When It Comes to Religion, You Are Whatever You Say You Are

When It Comes to Religion, You Are Whatever You Say You Are

Apparently, Republicans do not believe that President Obama is a Christian. A recent Public Policy Polling (PPP) poll shows that 86% of Republicans either don’t believe that Obama is a Christian (54%) or say they don’t know (32%). And of course, there’s the recent imbroglio over Donald Trump’s failure to correct or challenge a questioner at a campaign event who stated that Obama is a Muslim (and it was pretty easy to tell from the rest of this “gentleman’s” remarks that he didn’t mean it as a compliment. Personally, I do not regard the word “Muslim” as an insult, but apparently there are far too many Americans who do). Now of course, none of this is true, and in some ways the religion issue is a companion piece to claims that Mr. Obama wasn’t born in this country; both are shameful efforts to tar our democratically elected president as somehow “other” than a real American. But the two claims, though both are false and scurrilous, have an essential difference, because when it comes to religion, unlike place of birth, you are whatever you say you are.
Religion is neither in-born nor immutable. When a baby is first born, it has no religion. In most instances, that baby will be raised in the religious tradition of his/her parents, and so will take on that religion as well. But this is not genetic; it’s taught. Say a newborn, both of whose birth parents are Jewish, is given up for adoption and raised in a family that practices the Hindu religion. In all probability that child will grow up to be a Hindu, and the fact that his/her birth parents (and all their ancestors) practiced Judaism will not matter one whit. Religion, as distinct from ethnicity, is a belief. When it comes to religion, you are whatever you want to be, and therefore you are whatever you say you are. Republican presidential candidate Marco Rubio is an excellent example of this principle. He was born to Catholic parents, and initially raised as a Catholic. Then his family switched to Mormonism, and then switched back to Catholicism. Now, as an adult, he sometimes worships at a Christ fellowship fundamentalist church and sometimes at a Catholic church. So what religion is he? Whatever he wants to be and says he is. Just like all Americans, he has the right to choose a religion (or not), and then he is whatever he happens to choose at any particular time.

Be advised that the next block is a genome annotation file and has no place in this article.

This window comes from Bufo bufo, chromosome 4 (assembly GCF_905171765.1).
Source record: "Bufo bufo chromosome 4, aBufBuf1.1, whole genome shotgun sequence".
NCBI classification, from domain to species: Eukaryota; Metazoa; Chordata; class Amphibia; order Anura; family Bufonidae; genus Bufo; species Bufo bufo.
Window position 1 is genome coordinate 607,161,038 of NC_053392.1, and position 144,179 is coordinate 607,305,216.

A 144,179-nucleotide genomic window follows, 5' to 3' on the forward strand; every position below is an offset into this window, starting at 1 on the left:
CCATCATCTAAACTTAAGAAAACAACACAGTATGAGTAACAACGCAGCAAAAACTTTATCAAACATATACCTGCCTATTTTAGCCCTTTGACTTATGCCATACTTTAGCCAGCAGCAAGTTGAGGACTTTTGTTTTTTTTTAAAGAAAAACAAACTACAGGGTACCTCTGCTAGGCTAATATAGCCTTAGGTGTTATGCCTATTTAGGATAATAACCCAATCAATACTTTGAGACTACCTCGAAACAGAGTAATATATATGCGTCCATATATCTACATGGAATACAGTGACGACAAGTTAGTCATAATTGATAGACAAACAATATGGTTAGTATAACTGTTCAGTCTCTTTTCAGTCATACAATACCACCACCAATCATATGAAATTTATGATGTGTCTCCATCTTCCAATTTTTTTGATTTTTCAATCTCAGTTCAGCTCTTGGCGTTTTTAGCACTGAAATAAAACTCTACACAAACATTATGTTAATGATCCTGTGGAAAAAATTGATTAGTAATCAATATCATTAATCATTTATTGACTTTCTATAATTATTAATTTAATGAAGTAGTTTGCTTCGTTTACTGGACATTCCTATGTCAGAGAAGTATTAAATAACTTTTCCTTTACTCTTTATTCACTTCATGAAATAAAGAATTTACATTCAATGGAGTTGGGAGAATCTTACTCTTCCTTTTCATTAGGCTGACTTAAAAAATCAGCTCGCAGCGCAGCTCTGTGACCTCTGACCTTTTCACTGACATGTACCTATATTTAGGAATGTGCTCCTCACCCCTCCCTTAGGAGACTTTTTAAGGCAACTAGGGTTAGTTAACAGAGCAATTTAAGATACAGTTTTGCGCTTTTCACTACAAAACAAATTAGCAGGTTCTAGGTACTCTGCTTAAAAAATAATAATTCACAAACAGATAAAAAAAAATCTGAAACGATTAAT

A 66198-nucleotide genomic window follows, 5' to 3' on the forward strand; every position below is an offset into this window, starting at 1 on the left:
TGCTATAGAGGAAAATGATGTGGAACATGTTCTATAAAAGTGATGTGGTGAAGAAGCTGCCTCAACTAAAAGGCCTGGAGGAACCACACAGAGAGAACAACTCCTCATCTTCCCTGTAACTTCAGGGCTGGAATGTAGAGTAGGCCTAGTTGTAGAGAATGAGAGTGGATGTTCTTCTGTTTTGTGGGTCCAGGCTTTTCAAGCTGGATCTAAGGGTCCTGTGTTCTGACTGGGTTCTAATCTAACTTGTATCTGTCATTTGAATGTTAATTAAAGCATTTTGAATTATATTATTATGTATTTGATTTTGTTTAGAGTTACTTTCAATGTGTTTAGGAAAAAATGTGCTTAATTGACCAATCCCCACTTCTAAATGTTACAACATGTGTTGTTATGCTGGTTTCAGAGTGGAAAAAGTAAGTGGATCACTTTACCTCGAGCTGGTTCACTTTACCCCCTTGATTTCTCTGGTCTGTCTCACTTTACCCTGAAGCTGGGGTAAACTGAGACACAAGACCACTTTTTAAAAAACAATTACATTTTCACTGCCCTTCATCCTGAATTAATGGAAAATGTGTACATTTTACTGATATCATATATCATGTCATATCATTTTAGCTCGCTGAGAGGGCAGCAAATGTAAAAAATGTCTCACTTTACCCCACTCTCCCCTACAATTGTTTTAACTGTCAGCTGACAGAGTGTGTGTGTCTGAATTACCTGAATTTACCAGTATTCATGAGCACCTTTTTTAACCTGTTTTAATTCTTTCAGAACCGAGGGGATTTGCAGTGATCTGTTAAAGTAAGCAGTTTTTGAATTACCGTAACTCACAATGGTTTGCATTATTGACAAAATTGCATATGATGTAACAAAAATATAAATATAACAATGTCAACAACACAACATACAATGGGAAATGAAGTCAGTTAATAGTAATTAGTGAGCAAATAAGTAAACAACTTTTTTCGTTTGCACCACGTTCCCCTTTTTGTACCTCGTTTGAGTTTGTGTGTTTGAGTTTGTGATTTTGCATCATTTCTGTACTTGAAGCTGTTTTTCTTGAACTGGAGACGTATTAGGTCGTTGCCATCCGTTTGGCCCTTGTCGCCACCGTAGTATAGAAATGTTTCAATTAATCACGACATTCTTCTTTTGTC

Which brings us back to President Obama. His father was from Africa, and so his race/ethnicity is one-half African. That fact is immutable. But the fact that Obama’s father was a Muslim in no way determines the president’s religious beliefs, past or present. He was raised almost exclusively by his Christian mother and her family, and so, not surprisingly, he was raised as a Christian. Also not surprisingly, in his adulthood he has decided to remain a Christian, which is his right. Could he be a Muslim? Of course he could, just like anyone else could be, if they so chose. But Christianity is the religion he chooses, and so he is a Christian. The people who say he isn’t have an ugly agenda of tarring our president with “otherness”, and it is right and proper to call them out on this. But my main point here is somewhat different. What I’m saying is that to accuse Obama of not being a Christian makes no sense in a land where the First Amendment gives everyone the right to choose their religious beliefs (or the lack thereof) for themselves.


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